Designer x mass-market collaborations often do not tend to sell out. Of the recent designer collections, with the exception of Missoni (which not only sold out but also caused Target's site to crash and then resulted in a shortage of inventory and massive shipping mess) and Balmain for H&M (pieces from that collaboration sold out within minutes), most do not sell out. In fact, not only do the collections not sell out, they often end up heavily discounted after the fact. Yet, these partnerships of sorts have not ceased, suggesting that actual sales are not necessarily the only focal point.
As we’ve told you in the past, the takeaways for both parties are pretty clear: Designers (many of which are in the emerging stage - although there are some obvious exceptions) benefit from massive amounts of publicity (think: Vogue ads, television commercials, big celebrity-filled parties, and signs plastered on the walls at Target and on the sides of buses). The mass-market retailer has the benefit of gaining a massive number of media impressions and also baiting the consumer into their stores and onto their websites, and selling them an array of things other than the hyped clothing and accessories – which are often prices quite a ways above the spending limits for most of the brands’ usual shoppers.
Target, specifically, has benefitted significantly from its many designer collaborations over the years. Partnerships with brands including Proenza Schouler, Alexander McQueen, Richard Chai, Jonathan Saunders, Thakoon, Rodarte, and Zac Posen have helped the big box retailer position itself as quite a few steps above its early competition (think: Wal-Mart and co). Moreover, it has used the approach in furtherance of its goal to raise the average unit retail prices in its apparel business. It has also been able to utilize such opportunities to get shoppers into its stores and buying any array of items unrelated to the collaboration. However, as previously noted, with the sales of such collaboration garments and accessories comes a rather high rate of returns and/or a huge number of markdowns from the original retail price of such garments and accessories, and this is something that Target certainly was not immune to.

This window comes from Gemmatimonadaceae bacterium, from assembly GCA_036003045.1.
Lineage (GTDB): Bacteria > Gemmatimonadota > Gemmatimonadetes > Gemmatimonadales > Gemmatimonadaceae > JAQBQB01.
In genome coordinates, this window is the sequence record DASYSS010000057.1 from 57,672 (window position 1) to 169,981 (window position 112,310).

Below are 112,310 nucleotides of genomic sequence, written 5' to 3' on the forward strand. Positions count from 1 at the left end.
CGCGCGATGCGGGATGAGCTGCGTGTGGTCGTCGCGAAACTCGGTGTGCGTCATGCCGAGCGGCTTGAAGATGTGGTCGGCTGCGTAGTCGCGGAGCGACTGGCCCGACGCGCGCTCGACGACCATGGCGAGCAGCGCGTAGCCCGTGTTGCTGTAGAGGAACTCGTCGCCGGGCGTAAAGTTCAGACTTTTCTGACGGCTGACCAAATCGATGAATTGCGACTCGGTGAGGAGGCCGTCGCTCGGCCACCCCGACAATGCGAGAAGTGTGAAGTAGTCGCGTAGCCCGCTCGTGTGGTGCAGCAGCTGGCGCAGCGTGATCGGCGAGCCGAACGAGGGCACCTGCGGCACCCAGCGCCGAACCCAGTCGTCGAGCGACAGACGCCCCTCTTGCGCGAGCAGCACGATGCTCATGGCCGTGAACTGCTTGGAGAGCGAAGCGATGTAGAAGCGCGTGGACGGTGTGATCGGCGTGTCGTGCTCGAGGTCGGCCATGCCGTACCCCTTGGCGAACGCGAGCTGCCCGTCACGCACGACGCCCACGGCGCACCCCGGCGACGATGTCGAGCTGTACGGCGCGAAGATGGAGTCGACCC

Designing a Collection Meant to Sell Out
It seems that Target is not necessarily satisfied with not having it all. Its most recent collab suggests that Target, which has lost a bit of its luster over the past several years after shifting its focus away from fashion, wants its collections to sell. And the retailer has teamed up with Who What Wear, the style site founded in 2006 by Katherine Power and Hillary Kerr. Per Forbes, “Product development, including career-friendly fashions, is informed by CMG user data generated from Who What Wear reader feedback, most-read posts, social media engagement and affiliate link shopping activity along with Power and Kerr’s extensive editorial experience and input gathered from Target’s guests.” Power told Forbes, “We’re combining our trend forecasting abilities with all of the data we have access to from our audience. We know what our women are shopping for at any given point in the year, and we’re talking to them directly on social media.”
Already in stark contrast to the majority of collections that preceded it (for Target and other retailers) is the sizing of the Who What Wear Collection, which hit Target stores and its website on Sunday - after garnering quite the celebrity-infused turnout for its launch event last week; Kate Bosworth, Jessica Alba, Eva Chen, Jaimie King, and others turned up to fete the collection. Most of the collaborations that we have seen to date have observed very limited sizing. You may recall Karl Lagerfeld’s very early collab with H&M, which went up to 16. Lagerfeld was openly very disappointed by the sizing, saying he created them for "slim, slender people.” Clearly aiming to serve a more expansive (and realistic) audience, the Who What Wear collection ranges from sizes 2-26.
As for pricing, the entire first part of the collaboration – roughly 70 or so pieces – is all under $50. And this won't be a one-off collaboration. Target's rolling out monthly capsule collections featuring street-style inspired clothing and accessories. New merchandise will be introduced in the first week of every month, thereby, keeping consumers coming back, potentially for a very long time. The project's monthly-delivery model has no end date, and the collaboration will hit 800 Target stores, as well as Target.com and a dedicated boutique on WhoWhatWear, "for years to come," Kerr noted on her Instagram account.
Interestingly, we will likely be able to gauge just how well this collaboration does by the number of months it remains in existence. We will certainly be calculating.